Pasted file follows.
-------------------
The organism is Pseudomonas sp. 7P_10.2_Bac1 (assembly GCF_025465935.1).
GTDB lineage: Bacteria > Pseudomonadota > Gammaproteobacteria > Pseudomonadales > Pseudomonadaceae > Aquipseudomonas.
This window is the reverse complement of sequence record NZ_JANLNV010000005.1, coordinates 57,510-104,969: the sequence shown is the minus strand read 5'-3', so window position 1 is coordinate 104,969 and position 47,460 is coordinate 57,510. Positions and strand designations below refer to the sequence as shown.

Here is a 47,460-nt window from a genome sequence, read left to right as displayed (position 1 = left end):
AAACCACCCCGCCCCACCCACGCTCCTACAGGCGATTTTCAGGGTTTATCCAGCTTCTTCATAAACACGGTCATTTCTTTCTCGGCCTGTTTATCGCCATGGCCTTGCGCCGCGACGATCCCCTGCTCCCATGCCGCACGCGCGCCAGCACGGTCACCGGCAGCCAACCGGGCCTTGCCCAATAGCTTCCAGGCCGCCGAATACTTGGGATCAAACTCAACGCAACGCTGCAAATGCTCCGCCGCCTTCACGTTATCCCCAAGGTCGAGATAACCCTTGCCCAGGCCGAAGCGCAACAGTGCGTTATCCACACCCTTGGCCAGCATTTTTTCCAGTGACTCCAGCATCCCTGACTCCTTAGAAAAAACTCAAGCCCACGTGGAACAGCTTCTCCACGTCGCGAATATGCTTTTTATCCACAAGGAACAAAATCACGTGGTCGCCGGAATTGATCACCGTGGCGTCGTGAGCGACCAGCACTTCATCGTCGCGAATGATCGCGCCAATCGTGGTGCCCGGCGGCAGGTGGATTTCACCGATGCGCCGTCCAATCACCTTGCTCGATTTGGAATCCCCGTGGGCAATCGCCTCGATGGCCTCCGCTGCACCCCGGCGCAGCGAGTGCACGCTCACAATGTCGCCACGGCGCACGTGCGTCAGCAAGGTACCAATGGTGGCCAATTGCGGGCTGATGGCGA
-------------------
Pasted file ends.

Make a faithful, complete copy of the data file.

The organism is Pseudomonas sp. 7P_10.2_Bac1 (assembly GCF_025465935.1).
GTDB lineage: Bacteria > Pseudomonadota > Gammaproteobacteria > Pseudomonadales > Pseudomonadaceae > Aquipseudomonas.
This window is the reverse complement of sequence record NZ_JANLNV010000005.1, coordinates 57,510-104,969: the sequence shown is the minus strand read 5'-3', so window position 1 is coordinate 104,969 and position 47,460 is coordinate 57,510. Positions and strand designations below refer to the sequence as shown.

Here is a 47,460-nt window from a genome sequence, read left to right as displayed (position 1 = left end):
AAACCACCCCGCCCCACCCACGCTCCTACAGGCGATTTTCAGGGTTTATCCAGCTTCTTCATAAACACGGTCATTTCTTTCTCGGCCTGTTTATCGCCATGGCCTTGCGCCGCGACGATCCCCTGCTCCCATGCCGCACGCGCGCCAGCACGGTCACCGGCAGCCAACCGGGCCTTGCCCAATAGCTTCCAGGCCGCCGAATACTTGGGATCAAACTCAACGCAACGCTGCAAATGCTCCGCCGCCTTCACGTTATCCCCAAGGTCGAGATAACCCTTGCCCAGGCCGAAGCGCAACAGTGCGTTATCCACACCCTTGGCCAGCATTTTTTCCAGTGACTCCAGCATCCCTGACTCCTTAGAAAAAACTCAAGCCCACGTGGAACAGCTTCTCCACGTCGCGAATATGCTTTTTATCCACAAGGAACAAAATCACGTGGTCGCCGGAATTGATCACCGTGGCGTCGTGAGCGACCAGCACTTCATCGTCGCGAATGATCGCGCCAATCGTGGTGCCCGGCGGCAGGTGGATTTCACCGATGCGCCGTCCAATCACCTTGCTCGATTTGGAATCCCCGTGGGCAATCGCCTCGATGGCCTCCGCTGCACCCCGGCGCAGCGAGTGCACGCTCACAATGTCGCCACGGCGCACGTGCGTCAGCAAGGTACCAATGGTGGCCAATTGCGGGCTGATGGCGA